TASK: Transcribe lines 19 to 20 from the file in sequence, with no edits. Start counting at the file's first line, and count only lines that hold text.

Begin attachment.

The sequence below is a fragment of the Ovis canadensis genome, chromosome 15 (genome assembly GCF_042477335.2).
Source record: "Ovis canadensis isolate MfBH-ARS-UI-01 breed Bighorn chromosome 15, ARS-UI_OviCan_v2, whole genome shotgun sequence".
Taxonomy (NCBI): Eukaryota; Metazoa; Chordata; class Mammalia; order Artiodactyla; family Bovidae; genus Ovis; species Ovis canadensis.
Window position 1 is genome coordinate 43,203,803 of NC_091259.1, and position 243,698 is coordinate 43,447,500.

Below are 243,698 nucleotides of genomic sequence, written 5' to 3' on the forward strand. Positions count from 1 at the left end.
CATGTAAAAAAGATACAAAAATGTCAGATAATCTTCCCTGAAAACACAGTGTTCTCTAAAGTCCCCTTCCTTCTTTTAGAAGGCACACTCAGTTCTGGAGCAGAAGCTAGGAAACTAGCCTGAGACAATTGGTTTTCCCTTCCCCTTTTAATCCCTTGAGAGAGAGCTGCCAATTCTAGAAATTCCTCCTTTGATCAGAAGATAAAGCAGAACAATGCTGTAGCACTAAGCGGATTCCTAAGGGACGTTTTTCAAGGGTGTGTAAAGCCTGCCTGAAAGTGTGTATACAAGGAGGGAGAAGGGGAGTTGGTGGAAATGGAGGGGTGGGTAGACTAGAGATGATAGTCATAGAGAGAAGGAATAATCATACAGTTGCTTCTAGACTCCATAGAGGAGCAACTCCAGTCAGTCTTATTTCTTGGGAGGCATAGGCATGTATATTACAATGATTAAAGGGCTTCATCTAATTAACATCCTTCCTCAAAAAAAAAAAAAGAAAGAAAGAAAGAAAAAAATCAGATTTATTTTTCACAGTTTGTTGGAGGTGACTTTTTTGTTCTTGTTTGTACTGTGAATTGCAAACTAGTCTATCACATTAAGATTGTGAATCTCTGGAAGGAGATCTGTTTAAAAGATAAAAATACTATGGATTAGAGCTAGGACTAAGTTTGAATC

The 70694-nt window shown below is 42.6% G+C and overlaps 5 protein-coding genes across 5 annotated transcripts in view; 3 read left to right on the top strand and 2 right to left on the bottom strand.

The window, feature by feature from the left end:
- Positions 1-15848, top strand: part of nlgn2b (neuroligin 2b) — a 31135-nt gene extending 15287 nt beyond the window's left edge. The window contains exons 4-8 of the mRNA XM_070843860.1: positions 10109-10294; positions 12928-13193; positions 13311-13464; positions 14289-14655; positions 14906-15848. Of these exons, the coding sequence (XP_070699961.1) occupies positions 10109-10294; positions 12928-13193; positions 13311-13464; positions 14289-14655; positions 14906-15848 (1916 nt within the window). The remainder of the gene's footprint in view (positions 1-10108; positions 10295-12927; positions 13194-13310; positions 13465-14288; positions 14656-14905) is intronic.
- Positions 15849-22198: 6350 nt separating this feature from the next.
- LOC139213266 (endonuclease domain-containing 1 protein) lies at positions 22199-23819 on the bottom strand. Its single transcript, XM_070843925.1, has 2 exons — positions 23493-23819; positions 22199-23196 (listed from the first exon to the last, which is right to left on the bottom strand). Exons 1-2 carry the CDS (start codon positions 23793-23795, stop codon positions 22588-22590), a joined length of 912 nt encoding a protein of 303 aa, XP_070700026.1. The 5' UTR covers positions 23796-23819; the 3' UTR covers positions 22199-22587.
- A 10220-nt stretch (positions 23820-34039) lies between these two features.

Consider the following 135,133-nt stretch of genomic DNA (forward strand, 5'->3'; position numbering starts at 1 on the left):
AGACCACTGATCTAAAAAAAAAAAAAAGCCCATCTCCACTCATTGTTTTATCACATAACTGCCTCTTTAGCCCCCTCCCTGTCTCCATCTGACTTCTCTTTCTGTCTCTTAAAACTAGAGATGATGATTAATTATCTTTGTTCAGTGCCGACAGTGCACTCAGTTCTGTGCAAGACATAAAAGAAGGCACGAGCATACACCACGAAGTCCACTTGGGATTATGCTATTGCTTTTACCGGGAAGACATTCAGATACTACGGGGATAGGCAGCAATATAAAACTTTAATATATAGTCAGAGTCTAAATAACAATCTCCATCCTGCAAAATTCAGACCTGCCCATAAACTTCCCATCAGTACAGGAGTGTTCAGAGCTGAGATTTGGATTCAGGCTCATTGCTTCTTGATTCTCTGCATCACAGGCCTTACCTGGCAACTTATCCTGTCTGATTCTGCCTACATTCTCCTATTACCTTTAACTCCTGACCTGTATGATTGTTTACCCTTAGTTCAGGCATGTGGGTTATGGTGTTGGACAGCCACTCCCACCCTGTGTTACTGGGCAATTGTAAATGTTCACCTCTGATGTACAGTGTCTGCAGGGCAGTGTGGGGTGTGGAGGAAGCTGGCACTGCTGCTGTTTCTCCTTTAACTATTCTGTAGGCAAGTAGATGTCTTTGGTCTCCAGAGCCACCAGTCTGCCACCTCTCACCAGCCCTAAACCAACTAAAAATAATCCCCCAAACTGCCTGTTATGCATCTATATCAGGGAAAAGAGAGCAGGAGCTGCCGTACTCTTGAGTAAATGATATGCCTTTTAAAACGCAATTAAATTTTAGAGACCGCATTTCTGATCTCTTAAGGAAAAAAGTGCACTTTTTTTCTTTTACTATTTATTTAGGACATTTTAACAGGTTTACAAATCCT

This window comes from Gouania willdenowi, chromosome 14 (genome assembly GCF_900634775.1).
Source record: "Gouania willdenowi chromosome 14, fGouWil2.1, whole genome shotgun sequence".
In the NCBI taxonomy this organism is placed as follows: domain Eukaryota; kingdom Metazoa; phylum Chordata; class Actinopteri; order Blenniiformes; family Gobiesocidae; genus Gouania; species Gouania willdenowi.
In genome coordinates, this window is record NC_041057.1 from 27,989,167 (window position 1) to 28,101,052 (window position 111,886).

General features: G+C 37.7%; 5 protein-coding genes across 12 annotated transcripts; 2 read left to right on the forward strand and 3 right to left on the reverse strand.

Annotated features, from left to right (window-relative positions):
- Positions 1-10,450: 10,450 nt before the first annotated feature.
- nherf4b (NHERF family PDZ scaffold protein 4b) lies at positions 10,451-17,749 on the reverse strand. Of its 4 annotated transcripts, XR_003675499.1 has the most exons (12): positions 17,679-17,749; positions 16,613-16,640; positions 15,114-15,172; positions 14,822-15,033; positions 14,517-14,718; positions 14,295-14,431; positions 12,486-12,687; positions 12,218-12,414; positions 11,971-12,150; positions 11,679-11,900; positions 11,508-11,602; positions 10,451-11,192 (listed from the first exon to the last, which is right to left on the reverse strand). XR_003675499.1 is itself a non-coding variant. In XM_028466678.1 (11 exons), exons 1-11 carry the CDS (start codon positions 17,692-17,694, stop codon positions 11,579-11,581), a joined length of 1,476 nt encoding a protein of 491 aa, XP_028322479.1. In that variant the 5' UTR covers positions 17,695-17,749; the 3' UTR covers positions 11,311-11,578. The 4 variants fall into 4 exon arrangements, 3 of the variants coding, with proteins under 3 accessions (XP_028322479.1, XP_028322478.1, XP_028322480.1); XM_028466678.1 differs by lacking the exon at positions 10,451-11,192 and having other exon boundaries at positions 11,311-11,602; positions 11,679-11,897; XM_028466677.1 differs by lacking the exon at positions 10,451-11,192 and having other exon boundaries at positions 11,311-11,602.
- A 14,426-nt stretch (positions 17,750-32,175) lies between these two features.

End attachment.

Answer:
General features: G+C 37.7%; 5 protein-coding genes across 12 annotated transcripts; 2 read left to right on the forward strand and 3 right to left on the reverse strand.

Annotated features, from left to right (window-relative positions):